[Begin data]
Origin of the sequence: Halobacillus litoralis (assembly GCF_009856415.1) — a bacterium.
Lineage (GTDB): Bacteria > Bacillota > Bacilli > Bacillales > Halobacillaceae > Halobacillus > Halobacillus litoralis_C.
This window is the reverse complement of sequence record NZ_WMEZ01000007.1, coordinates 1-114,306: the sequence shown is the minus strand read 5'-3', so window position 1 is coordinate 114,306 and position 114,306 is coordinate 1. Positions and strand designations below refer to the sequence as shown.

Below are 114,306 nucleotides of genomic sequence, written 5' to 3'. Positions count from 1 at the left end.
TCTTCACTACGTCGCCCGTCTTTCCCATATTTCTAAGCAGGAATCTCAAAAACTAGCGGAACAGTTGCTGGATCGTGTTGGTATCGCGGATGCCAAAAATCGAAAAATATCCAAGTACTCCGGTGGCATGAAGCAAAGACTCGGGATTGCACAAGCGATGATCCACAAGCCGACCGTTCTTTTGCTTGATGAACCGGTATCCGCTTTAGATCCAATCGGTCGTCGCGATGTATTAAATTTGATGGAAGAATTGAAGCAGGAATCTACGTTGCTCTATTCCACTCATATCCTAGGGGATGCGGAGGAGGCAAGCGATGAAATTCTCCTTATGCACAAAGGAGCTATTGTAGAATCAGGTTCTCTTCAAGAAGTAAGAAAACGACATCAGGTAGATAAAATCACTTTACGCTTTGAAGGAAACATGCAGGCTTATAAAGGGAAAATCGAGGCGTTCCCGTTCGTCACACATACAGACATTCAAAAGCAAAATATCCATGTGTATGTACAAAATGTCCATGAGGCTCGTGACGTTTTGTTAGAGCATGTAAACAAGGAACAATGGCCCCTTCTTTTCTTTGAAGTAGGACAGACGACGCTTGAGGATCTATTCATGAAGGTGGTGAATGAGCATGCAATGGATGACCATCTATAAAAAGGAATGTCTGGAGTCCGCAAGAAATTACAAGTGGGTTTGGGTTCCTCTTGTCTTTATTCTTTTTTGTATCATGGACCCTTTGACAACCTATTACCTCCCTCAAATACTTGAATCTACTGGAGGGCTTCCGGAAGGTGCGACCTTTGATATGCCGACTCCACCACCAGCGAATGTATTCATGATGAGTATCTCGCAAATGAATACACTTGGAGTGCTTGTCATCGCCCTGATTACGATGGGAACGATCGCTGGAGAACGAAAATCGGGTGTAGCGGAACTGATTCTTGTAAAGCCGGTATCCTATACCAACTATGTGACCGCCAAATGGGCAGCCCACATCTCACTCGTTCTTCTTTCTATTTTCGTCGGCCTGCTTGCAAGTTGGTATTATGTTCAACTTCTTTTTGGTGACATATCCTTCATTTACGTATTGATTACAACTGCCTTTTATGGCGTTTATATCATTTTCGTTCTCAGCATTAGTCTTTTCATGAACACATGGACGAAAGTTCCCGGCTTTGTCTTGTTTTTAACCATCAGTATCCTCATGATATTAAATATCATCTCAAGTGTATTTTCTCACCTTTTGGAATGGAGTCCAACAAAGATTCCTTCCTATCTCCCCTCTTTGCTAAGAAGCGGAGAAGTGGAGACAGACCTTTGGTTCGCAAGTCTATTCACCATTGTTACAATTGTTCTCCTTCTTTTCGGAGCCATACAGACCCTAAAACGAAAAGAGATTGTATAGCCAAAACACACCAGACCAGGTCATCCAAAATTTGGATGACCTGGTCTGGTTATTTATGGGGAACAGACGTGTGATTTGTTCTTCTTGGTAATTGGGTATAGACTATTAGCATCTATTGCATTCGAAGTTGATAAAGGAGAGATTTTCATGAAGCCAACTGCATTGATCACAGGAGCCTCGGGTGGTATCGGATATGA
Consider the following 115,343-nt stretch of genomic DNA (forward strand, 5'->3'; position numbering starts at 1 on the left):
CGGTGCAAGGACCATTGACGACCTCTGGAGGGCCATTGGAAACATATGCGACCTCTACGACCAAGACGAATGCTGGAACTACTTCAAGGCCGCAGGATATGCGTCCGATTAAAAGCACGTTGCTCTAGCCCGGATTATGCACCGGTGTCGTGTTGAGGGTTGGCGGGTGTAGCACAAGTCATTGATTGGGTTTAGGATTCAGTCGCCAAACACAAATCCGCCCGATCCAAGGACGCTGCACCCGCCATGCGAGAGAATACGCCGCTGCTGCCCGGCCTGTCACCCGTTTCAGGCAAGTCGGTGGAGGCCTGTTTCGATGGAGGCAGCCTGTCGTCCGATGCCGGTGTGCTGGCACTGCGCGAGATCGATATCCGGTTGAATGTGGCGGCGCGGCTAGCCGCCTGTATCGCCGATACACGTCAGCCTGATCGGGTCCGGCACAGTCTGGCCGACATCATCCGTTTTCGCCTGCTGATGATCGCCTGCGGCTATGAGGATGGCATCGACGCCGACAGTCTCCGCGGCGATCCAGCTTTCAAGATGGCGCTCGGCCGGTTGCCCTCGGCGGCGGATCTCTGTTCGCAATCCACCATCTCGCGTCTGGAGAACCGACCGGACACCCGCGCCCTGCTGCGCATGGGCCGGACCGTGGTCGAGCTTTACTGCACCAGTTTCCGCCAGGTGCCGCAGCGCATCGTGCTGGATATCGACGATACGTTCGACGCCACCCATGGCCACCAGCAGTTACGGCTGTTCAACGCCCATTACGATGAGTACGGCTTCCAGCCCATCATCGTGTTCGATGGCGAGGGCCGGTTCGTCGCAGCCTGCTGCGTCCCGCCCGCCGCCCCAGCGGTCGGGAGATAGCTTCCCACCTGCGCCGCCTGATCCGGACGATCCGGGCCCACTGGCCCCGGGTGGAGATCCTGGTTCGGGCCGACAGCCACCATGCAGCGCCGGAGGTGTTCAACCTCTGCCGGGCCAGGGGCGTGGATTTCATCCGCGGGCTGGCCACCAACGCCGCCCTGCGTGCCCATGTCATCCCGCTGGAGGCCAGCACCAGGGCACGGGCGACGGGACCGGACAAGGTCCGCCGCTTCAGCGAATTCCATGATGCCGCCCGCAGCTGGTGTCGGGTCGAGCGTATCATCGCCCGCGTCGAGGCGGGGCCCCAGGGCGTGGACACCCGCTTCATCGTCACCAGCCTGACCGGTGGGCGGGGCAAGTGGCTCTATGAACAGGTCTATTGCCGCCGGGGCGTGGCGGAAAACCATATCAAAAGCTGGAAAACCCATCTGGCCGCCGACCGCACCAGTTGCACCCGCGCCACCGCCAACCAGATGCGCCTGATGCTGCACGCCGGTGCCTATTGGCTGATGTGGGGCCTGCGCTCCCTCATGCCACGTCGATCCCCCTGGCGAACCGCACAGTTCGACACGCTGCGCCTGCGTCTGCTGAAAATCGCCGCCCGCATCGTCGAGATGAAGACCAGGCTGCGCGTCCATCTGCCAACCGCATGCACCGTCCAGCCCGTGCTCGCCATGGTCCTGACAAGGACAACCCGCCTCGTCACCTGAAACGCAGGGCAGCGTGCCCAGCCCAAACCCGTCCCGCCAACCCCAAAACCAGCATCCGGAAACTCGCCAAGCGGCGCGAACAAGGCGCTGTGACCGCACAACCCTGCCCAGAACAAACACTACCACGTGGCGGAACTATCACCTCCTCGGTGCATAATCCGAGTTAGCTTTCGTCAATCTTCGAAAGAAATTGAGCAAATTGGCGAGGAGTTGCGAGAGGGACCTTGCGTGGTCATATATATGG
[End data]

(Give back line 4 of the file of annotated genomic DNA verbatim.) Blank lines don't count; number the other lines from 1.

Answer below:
Below are 114,306 nucleotides of genomic sequence, written 5' to 3'. Positions count from 1 at the left end.